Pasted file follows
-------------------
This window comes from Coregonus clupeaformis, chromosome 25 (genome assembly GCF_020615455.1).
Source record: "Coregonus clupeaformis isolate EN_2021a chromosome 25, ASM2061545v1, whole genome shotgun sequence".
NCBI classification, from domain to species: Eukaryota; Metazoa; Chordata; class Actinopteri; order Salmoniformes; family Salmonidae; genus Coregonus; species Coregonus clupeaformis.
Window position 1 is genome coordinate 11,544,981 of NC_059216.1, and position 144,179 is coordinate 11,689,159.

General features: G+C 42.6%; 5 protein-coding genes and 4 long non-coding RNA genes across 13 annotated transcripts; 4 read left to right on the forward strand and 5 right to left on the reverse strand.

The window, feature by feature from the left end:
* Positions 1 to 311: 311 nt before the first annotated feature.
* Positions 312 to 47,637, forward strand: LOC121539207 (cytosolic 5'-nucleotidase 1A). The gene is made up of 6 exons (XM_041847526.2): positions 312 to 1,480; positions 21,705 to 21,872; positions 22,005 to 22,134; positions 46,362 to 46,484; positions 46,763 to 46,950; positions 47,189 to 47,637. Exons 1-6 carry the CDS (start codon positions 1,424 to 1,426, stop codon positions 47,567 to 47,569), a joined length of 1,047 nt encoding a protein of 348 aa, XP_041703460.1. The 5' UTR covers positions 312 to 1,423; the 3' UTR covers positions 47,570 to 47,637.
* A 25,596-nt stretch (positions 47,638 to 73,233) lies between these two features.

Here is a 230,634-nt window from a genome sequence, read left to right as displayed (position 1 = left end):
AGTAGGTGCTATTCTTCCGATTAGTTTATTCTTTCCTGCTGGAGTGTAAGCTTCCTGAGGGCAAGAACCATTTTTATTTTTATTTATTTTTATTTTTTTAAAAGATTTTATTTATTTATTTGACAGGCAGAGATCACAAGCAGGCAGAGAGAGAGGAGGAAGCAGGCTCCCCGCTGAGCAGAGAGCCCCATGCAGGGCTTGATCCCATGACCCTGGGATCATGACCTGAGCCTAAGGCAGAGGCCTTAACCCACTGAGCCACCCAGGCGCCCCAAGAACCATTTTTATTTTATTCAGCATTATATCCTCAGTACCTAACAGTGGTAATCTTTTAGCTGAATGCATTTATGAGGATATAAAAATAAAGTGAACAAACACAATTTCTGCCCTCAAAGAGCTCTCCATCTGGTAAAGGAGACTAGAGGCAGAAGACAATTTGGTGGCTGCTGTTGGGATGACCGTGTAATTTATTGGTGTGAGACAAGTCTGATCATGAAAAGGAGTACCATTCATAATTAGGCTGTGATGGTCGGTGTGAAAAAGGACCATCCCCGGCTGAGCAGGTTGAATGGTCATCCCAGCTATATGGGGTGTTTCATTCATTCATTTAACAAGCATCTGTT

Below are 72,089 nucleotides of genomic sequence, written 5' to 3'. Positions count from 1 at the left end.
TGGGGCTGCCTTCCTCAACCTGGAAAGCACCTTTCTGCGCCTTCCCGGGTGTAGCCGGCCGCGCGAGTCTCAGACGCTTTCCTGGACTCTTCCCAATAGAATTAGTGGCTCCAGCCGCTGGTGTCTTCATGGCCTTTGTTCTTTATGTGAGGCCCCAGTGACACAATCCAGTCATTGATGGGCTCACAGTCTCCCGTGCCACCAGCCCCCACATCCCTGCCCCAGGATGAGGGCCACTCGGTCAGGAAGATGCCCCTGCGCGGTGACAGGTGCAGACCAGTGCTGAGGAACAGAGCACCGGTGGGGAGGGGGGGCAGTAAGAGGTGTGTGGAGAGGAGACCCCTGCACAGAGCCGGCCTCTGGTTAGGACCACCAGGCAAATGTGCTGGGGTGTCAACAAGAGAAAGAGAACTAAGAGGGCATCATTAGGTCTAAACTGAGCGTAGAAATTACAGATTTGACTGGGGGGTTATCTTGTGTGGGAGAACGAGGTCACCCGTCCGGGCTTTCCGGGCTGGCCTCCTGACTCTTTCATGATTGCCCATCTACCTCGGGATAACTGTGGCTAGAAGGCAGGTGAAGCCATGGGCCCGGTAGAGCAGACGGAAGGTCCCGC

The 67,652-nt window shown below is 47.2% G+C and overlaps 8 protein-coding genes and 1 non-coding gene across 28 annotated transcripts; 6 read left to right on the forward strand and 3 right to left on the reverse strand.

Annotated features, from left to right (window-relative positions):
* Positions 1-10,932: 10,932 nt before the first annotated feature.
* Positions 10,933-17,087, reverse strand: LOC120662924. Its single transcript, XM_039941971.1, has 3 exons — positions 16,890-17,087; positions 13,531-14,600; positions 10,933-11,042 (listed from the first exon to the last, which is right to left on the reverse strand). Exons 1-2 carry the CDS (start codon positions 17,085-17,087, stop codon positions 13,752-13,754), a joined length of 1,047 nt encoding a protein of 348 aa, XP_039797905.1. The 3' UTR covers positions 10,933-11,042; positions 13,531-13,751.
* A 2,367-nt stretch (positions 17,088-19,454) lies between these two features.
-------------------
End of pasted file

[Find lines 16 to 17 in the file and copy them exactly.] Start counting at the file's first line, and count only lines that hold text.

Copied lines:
* Positions 1-10,932: 10,932 nt before the first annotated feature.
* Positions 10,933-17,087, reverse strand: LOC120662924. Its single transcript, XM_039941971.1, has 3 exons — positions 16,890-17,087; positions 13,531-14,600; positions 10,933-11,042 (listed from the first exon to the last, which is right to left on the reverse strand). Exons 1-2 carry the CDS (start codon positions 17,085-17,087, stop codon positions 13,752-13,754), a joined length of 1,047 nt encoding a protein of 348 aa, XP_039797905.1. The 3' UTR covers positions 10,933-11,042; positions 13,531-13,751.